Tenat can’t pay rent what are my rights as landlord ?
Check your states landlord/tenant act and/an attorney familiar with rentals to be sure. This is also important to have specifically in tenants lease. It’s can also be an issue if they have a lease or not, and if your agreement is they pay weekly monthly, sometimes daily..
Usually, in Arizona, with a lease or not, they are given a 5-day notice to pay or quit. (Rules how to serve vary by state or by jurisdiction where you file eviction).. In AZ, they can be nicely hand-written or copied and filled in pertaining to specific tenant. We then can post it on their front door, I always take a picture of it after I post, and that’s it make sure you have a copy to file in with eviction packet. I also found its a good idea to try to have a witness sign notice with you as more proof you posted, although not required. Keep in mind who you choose for witness and that they are not a tenant, which could cause issues later.
If, after the 5 days have passed with no payment made, on 6th day you go back to your justice court in your jurisdiction and complete eviction packet and the court gives you a hearing date. Then a constable or a process server you hire serves tenant. You appear at the hearing, judge grants judgement or makes stipulations, or vacates hearing without judgement. Judge will also give an additional order to give you legal possession of property within 5 days or you go back to court to complete writ and then they can be locked out by a constable or sheriff on 6th day if still on property.
Eviction is the most legal option. Assuming you said that tenant did not pay and did not vacate.
It’s a simple process, just get all the steps right. The courts generally give the tenant the benefit of hte doubt unless you have documentation for everything. You should do that as a matter of course.
Do not hesitate to evict. Promises are often empty. A broken promise is just a delay tactic and the more that you let that happen, the more rent you’ll lose (your judgment will be larger, but I’d rather have a smaller judgment and a new, paying tenant sooner than later).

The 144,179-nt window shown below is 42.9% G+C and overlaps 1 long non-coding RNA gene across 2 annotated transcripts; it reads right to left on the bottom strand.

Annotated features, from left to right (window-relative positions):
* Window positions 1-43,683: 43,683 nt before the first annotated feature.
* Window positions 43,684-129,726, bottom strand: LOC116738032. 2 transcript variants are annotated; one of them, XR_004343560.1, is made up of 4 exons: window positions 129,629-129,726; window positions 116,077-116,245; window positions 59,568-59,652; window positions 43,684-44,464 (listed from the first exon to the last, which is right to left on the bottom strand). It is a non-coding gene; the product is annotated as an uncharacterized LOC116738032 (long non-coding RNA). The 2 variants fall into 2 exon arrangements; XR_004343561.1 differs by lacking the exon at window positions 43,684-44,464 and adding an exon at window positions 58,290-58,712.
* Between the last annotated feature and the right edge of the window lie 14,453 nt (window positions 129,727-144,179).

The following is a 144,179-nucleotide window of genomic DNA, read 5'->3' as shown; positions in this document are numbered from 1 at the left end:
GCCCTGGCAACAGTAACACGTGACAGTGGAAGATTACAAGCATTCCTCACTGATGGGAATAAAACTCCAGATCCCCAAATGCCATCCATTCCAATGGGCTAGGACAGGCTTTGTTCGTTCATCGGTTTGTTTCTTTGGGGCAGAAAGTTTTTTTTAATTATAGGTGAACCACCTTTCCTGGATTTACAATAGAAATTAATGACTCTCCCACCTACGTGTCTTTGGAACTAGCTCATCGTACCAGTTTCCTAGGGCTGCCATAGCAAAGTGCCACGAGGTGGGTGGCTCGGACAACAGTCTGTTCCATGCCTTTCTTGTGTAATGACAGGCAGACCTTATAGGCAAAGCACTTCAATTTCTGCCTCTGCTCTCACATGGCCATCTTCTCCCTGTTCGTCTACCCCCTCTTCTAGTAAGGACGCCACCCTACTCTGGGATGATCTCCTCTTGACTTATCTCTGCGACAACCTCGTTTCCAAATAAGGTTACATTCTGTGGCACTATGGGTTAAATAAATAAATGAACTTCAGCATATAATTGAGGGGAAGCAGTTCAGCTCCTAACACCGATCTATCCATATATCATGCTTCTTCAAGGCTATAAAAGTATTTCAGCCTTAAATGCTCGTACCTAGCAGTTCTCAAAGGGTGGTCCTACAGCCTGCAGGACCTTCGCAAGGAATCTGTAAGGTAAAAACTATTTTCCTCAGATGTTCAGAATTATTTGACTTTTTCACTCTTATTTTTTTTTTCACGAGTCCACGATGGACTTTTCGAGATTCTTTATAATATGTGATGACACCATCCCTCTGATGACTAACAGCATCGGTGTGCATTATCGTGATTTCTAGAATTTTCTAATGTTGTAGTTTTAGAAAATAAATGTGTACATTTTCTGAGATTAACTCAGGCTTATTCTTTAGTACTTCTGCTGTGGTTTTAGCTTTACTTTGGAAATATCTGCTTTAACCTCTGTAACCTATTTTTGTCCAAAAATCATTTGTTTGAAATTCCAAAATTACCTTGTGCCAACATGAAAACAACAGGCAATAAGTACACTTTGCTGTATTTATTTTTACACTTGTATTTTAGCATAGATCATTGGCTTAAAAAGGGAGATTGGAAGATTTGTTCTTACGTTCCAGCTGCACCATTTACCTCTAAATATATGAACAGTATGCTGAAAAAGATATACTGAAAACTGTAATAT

You can also approach the tenant and suggest that you come to an agreement. You can offer a payment plan for the arrearage and make them keep up on the current rents. This gives you leverage to get the back rent. However that agreement should be drafted by a pro, lest you make a slip of the legal tongue and let the tenant get away with more.
Don’t worry, it can be arranged for the tenant to pay the legal fee (a reasonable one).
A third option is to negotiate for the keys. Pay them a few hundred to move by a time certain…. generally a few days.
First rule of landlording is to don’t let a day pass with the tenant living for free while you pay the expenses of the property. Each day that goes by makes it harder to collect. If the tenant owes you $2500 in back rent and he can move to a new place for $2000, which might he choose? At some point if you wait too long, the cost to move is cheaper than the cost to stay. You lose both a tenant and probably lose their back rent as well.
If your tenant is not paying rent and refuses to leave, you need to act to get them out of the property. You need to be sure that you’re meeting the legal requirements in your area, and also that you are not violating any remaining COVID moratorium protections. Hire an attorney or an eviction service in your area to get the process started and to be sure that every step of the way is legally correct.
you should buy an hour’s worth of time with a lawyer in your area (who will know your state’s specific codes and enforcement thereof) to discuss your situation and your options. every state may be similar, but there may also be some ‘lint in the bottom of your pocket’ kind of caveats as well for your state. money well spent.
up front obviously i am going to guess the lease is now expired and he won’t leave and he owes you unpaid rent. you did not indicate if the lease was expired.